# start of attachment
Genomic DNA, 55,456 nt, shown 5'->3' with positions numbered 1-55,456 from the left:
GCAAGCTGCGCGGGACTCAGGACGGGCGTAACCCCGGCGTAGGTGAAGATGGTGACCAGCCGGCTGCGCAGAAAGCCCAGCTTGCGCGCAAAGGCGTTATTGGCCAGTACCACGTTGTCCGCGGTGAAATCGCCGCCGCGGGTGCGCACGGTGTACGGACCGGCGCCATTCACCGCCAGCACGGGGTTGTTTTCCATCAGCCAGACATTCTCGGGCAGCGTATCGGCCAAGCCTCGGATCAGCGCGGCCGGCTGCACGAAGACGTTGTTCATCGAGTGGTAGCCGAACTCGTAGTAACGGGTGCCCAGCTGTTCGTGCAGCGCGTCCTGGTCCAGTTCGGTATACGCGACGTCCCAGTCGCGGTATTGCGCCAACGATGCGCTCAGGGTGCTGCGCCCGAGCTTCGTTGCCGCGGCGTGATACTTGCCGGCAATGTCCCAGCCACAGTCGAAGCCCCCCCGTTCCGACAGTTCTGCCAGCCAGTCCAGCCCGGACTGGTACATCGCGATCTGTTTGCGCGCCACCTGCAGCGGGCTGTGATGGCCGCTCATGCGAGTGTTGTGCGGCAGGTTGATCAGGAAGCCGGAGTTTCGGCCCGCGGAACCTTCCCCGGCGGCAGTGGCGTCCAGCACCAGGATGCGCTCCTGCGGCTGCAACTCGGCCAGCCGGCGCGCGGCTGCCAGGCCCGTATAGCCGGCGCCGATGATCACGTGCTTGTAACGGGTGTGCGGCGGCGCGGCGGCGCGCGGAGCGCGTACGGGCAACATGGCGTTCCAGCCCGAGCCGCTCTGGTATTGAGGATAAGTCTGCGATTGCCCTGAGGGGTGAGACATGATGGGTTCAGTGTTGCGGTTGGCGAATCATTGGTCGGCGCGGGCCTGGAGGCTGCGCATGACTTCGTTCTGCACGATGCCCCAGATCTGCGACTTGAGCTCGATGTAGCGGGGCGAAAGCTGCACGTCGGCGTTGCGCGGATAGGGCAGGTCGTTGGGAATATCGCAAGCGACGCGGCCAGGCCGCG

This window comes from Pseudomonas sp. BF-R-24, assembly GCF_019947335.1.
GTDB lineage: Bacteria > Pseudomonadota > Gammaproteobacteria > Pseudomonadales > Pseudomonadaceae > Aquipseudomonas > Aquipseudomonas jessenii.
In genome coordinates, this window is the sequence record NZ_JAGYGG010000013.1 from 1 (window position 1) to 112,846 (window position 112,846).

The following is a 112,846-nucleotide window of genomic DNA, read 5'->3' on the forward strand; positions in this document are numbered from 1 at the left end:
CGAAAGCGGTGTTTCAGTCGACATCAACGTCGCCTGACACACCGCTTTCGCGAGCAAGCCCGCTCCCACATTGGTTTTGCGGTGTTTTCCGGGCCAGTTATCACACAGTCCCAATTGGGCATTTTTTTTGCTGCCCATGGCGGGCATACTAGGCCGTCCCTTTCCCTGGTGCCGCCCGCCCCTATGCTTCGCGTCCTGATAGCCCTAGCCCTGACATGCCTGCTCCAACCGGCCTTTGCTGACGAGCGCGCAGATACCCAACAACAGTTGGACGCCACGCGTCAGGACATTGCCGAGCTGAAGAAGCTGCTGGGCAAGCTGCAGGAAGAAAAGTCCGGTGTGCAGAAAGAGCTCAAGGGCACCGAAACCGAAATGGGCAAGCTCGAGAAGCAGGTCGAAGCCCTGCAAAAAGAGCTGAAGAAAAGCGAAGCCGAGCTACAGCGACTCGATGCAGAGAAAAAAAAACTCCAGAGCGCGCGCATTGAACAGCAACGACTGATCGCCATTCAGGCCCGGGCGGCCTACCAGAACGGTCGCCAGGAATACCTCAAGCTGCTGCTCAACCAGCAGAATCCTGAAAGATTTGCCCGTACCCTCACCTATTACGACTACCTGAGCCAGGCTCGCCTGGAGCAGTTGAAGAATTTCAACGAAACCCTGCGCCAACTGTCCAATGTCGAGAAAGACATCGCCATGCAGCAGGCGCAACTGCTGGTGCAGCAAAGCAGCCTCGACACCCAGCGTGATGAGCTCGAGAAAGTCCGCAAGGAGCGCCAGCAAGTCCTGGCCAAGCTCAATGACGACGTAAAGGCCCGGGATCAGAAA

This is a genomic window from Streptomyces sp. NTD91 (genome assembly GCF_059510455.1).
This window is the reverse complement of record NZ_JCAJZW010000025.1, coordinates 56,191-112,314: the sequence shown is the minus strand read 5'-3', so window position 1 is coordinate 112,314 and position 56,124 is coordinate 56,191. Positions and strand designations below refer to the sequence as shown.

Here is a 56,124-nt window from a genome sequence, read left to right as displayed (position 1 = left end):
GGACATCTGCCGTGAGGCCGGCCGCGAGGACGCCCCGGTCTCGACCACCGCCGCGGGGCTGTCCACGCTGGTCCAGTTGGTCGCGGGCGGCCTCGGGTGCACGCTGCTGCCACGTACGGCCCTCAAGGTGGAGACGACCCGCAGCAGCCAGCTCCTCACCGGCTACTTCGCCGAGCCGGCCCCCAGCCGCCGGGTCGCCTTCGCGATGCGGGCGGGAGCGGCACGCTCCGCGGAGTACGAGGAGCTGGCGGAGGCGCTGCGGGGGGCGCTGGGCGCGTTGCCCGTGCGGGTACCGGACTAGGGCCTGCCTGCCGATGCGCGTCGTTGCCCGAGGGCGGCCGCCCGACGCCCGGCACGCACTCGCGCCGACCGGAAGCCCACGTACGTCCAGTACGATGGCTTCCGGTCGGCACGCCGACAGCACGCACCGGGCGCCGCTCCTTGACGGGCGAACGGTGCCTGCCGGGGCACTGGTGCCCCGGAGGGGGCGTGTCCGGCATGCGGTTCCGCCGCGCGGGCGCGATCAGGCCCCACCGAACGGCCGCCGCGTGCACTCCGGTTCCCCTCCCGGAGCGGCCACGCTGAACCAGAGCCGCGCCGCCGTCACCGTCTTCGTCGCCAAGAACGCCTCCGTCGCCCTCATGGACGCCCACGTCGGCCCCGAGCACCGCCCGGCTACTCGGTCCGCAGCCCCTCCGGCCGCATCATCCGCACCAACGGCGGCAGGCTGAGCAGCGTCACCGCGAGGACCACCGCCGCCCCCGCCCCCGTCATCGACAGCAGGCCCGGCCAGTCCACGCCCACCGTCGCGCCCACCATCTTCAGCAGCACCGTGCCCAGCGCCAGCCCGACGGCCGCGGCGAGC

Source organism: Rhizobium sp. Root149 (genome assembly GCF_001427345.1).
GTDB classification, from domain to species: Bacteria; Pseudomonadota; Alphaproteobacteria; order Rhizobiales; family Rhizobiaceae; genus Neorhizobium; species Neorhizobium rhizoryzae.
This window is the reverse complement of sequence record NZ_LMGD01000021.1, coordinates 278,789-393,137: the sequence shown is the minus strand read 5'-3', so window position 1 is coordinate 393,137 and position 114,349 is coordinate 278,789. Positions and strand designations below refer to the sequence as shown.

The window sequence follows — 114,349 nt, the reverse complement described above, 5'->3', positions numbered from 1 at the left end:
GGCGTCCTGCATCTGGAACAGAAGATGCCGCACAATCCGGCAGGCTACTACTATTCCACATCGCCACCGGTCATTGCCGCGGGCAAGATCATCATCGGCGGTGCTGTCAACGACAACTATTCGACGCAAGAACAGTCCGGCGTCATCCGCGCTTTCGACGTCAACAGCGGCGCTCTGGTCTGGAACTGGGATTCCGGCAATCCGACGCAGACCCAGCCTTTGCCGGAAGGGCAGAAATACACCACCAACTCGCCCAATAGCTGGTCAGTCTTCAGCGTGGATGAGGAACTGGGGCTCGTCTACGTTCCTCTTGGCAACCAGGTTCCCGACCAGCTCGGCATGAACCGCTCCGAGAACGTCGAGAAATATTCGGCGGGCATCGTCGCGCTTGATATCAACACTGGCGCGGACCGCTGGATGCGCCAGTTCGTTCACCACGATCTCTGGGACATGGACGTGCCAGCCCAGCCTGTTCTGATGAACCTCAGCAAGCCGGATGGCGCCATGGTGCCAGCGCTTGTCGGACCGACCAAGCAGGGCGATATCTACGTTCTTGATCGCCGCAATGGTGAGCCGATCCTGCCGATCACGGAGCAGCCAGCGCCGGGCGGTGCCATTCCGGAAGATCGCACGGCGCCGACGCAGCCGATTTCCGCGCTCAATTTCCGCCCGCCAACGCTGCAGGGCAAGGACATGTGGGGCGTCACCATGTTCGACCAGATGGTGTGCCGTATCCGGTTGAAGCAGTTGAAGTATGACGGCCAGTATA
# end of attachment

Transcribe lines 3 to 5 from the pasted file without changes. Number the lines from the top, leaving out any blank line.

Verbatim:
This window comes from Pseudomonas sp. BF-R-24, assembly GCF_019947335.1.
GTDB lineage: Bacteria > Pseudomonadota > Gammaproteobacteria > Pseudomonadales > Pseudomonadaceae > Aquipseudomonas > Aquipseudomonas jessenii.
In genome coordinates, this window is the sequence record NZ_JAGYGG010000013.1 from 1 (window position 1) to 112,846 (window position 112,846).